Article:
Variations and Urgent Payments
Varying Spousal and Non Child-Support Agency Maintenance
An order for maintenance for a spouse or a child may be varied by the Court at a later date if the Court is satisfied that such an action is justified because:
- the circumstances of either party have changed;
- the cost of living has changed to a sufficient extent to justify variation (provided that at least 12 months have passed since the date of the order or the last variation);
- material facts were withheld from the Court on a previous occasion, or material evidence previously given was false; or
- the last order was made by consent and the amount is not proper or adequate (s83).
If the Court considers the order should be varied, it may increase or decrease the payments or suspend or discharge the order. A person who cannot make regular maintenance payments may apply for a variation of a court order if their circumstances have changed since the order was made. In the case of the variation of a child maintenance order, all except the first point above apply. In these matters the Court is only required to consider a change in the circumstances of the person liable to make payments and not necessarily those of the other parent.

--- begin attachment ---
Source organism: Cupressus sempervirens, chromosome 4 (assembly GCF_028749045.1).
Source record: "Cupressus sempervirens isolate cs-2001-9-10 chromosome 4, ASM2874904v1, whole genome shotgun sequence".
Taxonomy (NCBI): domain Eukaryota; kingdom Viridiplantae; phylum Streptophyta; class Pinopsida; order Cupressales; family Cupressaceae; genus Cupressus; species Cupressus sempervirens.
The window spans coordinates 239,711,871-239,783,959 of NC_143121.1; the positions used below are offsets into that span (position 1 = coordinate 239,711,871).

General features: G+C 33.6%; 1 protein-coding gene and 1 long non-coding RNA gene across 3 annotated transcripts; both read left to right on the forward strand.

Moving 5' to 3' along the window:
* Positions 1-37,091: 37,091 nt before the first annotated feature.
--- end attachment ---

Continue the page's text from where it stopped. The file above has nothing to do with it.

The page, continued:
Urgent Payments of Spousal Maintenance
In some cases a spouse or child of the marriage may be in such immediate need of financial assistance that they cannot wait until the Court decides the question of maintenance or the Child Support Agency starts collecting child support in the normal way. Upon an urgent Interim Application, the Court may then order payment of such sum(s) of money as it considers reasonable for urgent maintenance until the case is finally decided or until the child support agency payments are made.
A maintenance order for a spouse ceases upon the death of that spouse or upon that spouse’s remarriage, unless the Court makes a continuation order (s82(1), Family Law Act). Such an order would be made in those (rare) cases where, for instance, the wife was formerly married to a wealthy man and then remarries a man in poor health or poor financial circumstances. Maintenance payments automatically cease on the death of the payer unless there is a specific continuation order.